Holding up the Sky: Wabanaki people, culture, history & art

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Medicine and Health

Beadwork designs, especially those with three leaf floral motifs, often represent medicinal plants. People kept small pouches close to their body—in a pocket or worn as a necklace, and sometimes filled with herbs—to promote healing. While some designs are obvious, like a curled-up fiddlehead or a blueberry, others are more abstract.

Jennifer Sapiel Neptune, Penobscot beadworker noted, “When I look at the floral designs, I see plants that ease childbirth, break fevers, soothe coughs and colds, take away pain, heal cuts, burns and bruises, and maintain general health. For thousands of years these plants were used for healing by the Tribes in this area.”

Molly Molasses

Molly Molasses, Bangor, ca. 1865

Molly Molasses, Bangor, ca. 1865

Item Contributed by
Bangor Historical Society

Mary Pelagie Nicola (1775-1867), also known as Molly Molasses, was a member of the Penobscot Nation. She was a businesswoman, selling animal skins, baskets, and other artwork, and was known as a healer.

Later in life she sold photographs of herself in various poses, wearing her traditional Penobscot peaked cap, trade silver, wampum collar, beaver fur top hat, and checkered coat. A poem written for her by David Barker accompanied the photographs, including the stanza:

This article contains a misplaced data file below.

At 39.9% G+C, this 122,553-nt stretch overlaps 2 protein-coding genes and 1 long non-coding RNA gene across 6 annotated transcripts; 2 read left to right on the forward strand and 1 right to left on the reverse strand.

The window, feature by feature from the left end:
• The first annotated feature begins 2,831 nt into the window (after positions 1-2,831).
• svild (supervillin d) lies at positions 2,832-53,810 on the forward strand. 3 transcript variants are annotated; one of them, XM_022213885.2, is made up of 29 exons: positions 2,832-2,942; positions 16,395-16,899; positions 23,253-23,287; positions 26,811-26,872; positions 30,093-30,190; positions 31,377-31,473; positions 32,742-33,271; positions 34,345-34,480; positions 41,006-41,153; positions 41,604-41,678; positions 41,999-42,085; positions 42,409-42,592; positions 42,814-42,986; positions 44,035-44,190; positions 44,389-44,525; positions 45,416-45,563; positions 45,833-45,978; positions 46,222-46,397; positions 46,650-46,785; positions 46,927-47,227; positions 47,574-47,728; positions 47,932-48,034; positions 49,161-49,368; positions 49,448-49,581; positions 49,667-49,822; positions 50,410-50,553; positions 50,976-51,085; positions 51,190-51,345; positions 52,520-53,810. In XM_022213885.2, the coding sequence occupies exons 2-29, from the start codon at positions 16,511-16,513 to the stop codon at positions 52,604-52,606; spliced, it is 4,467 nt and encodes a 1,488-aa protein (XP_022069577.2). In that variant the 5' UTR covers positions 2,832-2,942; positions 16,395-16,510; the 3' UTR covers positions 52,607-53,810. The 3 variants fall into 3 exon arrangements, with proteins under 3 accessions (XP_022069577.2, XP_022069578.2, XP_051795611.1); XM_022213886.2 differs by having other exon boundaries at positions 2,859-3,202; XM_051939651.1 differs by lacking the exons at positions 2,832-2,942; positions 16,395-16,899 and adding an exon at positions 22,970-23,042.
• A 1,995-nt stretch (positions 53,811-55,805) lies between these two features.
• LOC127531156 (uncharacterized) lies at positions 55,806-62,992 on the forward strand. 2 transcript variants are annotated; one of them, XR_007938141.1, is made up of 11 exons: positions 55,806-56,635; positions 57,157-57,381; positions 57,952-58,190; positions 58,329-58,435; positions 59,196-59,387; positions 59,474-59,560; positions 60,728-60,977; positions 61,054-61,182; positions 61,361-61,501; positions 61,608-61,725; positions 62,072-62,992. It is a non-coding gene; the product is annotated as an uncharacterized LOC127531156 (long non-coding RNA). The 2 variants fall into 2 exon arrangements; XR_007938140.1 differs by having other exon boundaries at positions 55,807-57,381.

I write these rhymes, poor Moll, for you to sell
Go sell them quick to any saint or sinner
Not to save one soul from heaven or hell
But just to buy your weary form a dinner.

Molly Molasses was a lifelong partner to John Neptune, Lt. Governor of the Penobscot Nation from 1816-1865. He was the father of Molly’s four children.

Wabanaki Fashion

Wabanaki Fashion

Wabanaki Fashion

Explore Decontie & Brown's Gingham Glam Series inspired by Molly Molasses.

Wabanaki people have always designed and decorated their clothing in beautiful and innovative ways.

Access to manufactured trade materials around 400 years ago, like woven cloth and glass beads saved time from processing skins, stones, and shells, traditionally used for adornment. The introduction of brightly colored silk ribbons and standard sized glass beads from Europe led to a flourishing of innovation in Wabanaki adornment and fashion.